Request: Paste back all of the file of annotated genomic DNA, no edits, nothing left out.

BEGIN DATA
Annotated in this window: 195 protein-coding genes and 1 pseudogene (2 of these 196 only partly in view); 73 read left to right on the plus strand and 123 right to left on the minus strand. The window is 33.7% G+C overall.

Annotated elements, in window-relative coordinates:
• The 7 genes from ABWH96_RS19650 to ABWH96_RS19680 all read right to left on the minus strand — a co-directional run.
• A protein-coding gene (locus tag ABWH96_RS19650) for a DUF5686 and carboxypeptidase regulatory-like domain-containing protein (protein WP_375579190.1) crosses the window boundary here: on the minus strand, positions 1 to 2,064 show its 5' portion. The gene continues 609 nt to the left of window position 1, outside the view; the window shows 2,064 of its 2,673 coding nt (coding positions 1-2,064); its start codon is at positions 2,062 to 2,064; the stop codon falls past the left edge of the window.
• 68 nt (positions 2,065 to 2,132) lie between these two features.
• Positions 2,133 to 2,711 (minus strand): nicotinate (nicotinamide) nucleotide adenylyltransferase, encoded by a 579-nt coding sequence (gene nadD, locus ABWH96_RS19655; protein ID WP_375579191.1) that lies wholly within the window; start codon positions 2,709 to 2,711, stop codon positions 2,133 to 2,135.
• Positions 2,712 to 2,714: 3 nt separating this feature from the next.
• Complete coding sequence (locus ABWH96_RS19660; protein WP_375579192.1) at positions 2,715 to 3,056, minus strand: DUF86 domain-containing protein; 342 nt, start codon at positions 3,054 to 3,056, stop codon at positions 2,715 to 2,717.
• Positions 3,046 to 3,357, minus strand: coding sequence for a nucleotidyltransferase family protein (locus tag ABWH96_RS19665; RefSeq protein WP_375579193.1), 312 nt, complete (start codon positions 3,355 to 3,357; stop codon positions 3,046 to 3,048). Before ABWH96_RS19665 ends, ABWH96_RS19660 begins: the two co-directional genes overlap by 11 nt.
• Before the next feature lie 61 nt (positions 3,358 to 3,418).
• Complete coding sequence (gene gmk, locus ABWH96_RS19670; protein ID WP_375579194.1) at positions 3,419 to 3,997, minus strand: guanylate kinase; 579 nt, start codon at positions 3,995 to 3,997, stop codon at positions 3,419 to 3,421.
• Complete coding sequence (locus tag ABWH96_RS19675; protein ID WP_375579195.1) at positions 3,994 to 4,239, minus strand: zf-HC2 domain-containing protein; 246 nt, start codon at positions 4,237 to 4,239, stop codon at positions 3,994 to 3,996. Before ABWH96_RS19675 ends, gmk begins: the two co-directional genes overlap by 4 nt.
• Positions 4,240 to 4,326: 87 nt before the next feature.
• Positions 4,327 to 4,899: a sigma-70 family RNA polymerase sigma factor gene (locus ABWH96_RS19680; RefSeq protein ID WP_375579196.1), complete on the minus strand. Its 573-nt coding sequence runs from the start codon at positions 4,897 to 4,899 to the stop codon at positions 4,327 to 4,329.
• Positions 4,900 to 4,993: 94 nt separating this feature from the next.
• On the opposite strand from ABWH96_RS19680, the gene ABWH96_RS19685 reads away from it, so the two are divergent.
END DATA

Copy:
Annotated in this window: 195 protein-coding genes and 1 pseudogene (2 of these 196 only partly in view); 73 read left to right on the plus strand and 123 right to left on the minus strand. The window is 33.7% G+C overall.

Annotated elements, in window-relative coordinates:
• The 7 genes from ABWH96_RS19650 to ABWH96_RS19680 all read right to left on the minus strand — a co-directional run.
• A protein-coding gene (locus tag ABWH96_RS19650) for a DUF5686 and carboxypeptidase regulatory-like domain-containing protein (protein WP_375579190.1) crosses the window boundary here: on the minus strand, positions 1 to 2,064 show its 5' portion. The gene continues 609 nt to the left of window position 1, outside the view; the window shows 2,064 of its 2,673 coding nt (coding positions 1-2,064); its start codon is at positions 2,062 to 2,064; the stop codon falls past the left edge of the window.
• 68 nt (positions 2,065 to 2,132) lie between these two features.
• Positions 2,133 to 2,711 (minus strand): nicotinate (nicotinamide) nucleotide adenylyltransferase, encoded by a 579-nt coding sequence (gene nadD, locus ABWH96_RS19655; protein ID WP_375579191.1) that lies wholly within the window; start codon positions 2,709 to 2,711, stop codon positions 2,133 to 2,135.
• Positions 2,712 to 2,714: 3 nt separating this feature from the next.
• Complete coding sequence (locus ABWH96_RS19660; protein WP_375579192.1) at positions 2,715 to 3,056, minus strand: DUF86 domain-containing protein; 342 nt, start codon at positions 3,054 to 3,056, stop codon at positions 2,715 to 2,717.
• Positions 3,046 to 3,357, minus strand: coding sequence for a nucleotidyltransferase family protein (locus tag ABWH96_RS19665; RefSeq protein WP_375579193.1), 312 nt, complete (start codon positions 3,355 to 3,357; stop codon positions 3,046 to 3,048). Before ABWH96_RS19665 ends, ABWH96_RS19660 begins: the two co-directional genes overlap by 11 nt.
• Before the next feature lie 61 nt (positions 3,358 to 3,418).
• Complete coding sequence (gene gmk, locus ABWH96_RS19670; protein ID WP_375579194.1) at positions 3,419 to 3,997, minus strand: guanylate kinase; 579 nt, start codon at positions 3,995 to 3,997, stop codon at positions 3,419 to 3,421.
• Complete coding sequence (locus tag ABWH96_RS19675; protein ID WP_375579195.1) at positions 3,994 to 4,239, minus strand: zf-HC2 domain-containing protein; 246 nt, start codon at positions 4,237 to 4,239, stop codon at positions 3,994 to 3,996. Before ABWH96_RS19675 ends, gmk begins: the two co-directional genes overlap by 4 nt.
• Positions 4,240 to 4,326: 87 nt before the next feature.
• Positions 4,327 to 4,899: a sigma-70 family RNA polymerase sigma factor gene (locus ABWH96_RS19680; RefSeq protein ID WP_375579196.1), complete on the minus strand. Its 573-nt coding sequence runs from the start codon at positions 4,897 to 4,899 to the stop codon at positions 4,327 to 4,329.
• Positions 4,900 to 4,993: 94 nt separating this feature from the next.
• On the opposite strand from ABWH96_RS19680, the gene ABWH96_RS19685 reads away from it, so the two are divergent.